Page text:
There was dust in his mouth, dust in his eyes, his nose ran volcano mud as the giant cloud of thick ash he had created settled around his body on the rock. When he got up, rubbed that grit from his eyes and looked down the slope the light had disappeared. There was just the faintest trail of luminescence left on the slope to show Daniel where he had been.

He kept on walking.

He emerged a moment later at the foot of that rickety ladder up to the pit, where Chris had crawled covered in dust and confusion only two nights before, took stock of himself, then climbed confident steps up the final path and braced himself for the sight.

It was already overwhelming, just to be this close to all that strength, now that he could feel with his heart and soul, rather than just the tiny wizened morsel of perception he had previously allowed himself. His emotions were close to the surface now, each rise and fall in his heart accompanied by a corresponding change of passion. He was fluid, flying, free. The earth trembled beneath his feet, the wind blew cold on his back as he clambered over the ridge and stood looking into the pit.

It was as if he had never seen it before. Now the flame was alive, the gobs of flying lava hissed with a personality, the smoke was thick with voices. The crack of thunder that greeted him from the molten centre of the island was a welcoming demonstration of the power he felt he held inside him since this afternoon. He wanted to thunder back, to howl his transformation, to scream his thanks and joy.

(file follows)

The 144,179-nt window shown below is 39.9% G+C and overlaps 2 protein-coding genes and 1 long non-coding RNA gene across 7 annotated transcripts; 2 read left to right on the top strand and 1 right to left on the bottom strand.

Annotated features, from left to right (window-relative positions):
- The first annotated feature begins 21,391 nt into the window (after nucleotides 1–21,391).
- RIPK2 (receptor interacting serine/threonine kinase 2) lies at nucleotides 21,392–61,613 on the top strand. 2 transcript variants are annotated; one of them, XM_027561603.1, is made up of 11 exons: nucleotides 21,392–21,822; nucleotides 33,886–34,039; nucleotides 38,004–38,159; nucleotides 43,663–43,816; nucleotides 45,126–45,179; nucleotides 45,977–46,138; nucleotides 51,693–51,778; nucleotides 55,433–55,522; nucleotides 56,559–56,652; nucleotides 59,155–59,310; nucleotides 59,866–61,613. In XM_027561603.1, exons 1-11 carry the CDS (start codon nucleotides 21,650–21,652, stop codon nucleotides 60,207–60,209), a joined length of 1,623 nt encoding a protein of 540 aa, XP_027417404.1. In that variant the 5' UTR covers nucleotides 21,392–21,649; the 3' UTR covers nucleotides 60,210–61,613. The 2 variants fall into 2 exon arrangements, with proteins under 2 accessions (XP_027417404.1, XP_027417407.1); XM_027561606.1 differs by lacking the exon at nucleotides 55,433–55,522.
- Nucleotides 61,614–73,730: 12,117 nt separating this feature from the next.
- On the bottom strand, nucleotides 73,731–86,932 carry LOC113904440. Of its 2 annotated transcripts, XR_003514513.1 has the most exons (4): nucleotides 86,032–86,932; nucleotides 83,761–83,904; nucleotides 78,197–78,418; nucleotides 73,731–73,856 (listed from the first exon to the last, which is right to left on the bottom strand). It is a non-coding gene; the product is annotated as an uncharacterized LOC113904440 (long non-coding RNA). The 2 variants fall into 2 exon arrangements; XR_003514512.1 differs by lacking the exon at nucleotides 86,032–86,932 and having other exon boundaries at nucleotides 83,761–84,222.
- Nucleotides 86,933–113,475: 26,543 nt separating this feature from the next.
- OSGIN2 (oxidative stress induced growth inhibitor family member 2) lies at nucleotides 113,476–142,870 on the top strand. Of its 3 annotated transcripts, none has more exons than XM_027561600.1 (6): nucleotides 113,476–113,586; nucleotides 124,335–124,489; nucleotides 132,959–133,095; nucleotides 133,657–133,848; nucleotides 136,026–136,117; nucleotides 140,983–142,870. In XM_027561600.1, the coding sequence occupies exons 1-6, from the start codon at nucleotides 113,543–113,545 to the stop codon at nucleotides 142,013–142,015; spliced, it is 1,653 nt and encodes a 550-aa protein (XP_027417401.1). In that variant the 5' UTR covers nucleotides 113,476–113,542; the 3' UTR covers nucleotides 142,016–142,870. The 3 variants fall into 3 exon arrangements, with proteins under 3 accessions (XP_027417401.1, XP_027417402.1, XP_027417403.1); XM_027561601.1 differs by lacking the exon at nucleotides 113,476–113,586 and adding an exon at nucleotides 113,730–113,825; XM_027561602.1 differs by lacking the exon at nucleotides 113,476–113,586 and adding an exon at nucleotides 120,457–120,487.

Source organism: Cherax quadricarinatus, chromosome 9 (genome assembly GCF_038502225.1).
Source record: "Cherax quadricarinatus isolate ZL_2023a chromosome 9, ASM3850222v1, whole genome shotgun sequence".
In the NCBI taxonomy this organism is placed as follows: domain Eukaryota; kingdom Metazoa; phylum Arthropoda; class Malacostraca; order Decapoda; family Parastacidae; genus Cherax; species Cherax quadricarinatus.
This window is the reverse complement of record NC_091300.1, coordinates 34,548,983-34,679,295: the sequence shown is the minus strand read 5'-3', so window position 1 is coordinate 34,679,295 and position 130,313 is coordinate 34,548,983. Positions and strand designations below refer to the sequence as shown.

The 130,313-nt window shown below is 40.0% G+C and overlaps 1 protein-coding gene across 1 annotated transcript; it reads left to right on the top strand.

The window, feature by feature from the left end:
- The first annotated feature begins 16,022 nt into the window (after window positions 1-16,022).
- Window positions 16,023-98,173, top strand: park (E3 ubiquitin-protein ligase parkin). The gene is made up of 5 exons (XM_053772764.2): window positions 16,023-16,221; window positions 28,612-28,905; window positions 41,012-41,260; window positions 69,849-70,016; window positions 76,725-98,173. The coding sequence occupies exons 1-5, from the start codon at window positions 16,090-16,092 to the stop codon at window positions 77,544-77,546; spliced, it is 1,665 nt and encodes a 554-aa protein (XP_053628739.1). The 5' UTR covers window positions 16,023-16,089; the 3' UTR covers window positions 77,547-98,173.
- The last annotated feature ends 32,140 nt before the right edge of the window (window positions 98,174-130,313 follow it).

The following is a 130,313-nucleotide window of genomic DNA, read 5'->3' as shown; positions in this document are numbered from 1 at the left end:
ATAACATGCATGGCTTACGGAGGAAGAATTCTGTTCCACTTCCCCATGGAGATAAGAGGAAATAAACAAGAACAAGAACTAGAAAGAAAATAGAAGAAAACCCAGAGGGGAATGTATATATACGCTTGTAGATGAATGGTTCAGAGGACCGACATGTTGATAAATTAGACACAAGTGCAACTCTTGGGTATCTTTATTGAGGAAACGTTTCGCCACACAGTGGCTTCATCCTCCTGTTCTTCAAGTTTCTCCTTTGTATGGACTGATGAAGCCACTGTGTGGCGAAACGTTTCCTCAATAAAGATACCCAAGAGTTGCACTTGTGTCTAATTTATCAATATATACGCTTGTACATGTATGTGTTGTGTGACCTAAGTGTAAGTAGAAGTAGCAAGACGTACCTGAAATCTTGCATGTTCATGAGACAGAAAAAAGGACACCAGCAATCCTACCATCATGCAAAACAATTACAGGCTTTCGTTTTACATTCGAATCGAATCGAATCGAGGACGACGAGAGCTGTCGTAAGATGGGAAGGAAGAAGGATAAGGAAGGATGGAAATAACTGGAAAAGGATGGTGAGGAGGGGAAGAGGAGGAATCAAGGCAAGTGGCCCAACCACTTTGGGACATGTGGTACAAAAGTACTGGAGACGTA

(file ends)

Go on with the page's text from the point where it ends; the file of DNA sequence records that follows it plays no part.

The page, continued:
Then Daniel caught a glimpse of himself out of the corner of one blurry eye, a glimpse of the child he had lost. This young boy stood frozen at the lip of the volcano staring down into the pit. As he turned his head to the side Daniel could see the defeat on his face and in those anguished eyes remember that afternoon when the child he was failed the test of faith. That late afternoon when the sky lost its secret colours, when Yasur lost its spell, the day he lost his strength, unable to brave the fire. The young Daniel stood there, swaying against the breeze as a sudden wind gusted up the slope and poured past them both and into the pit. Not far away the stranger kept on searching, looking for the rest he would never find.

*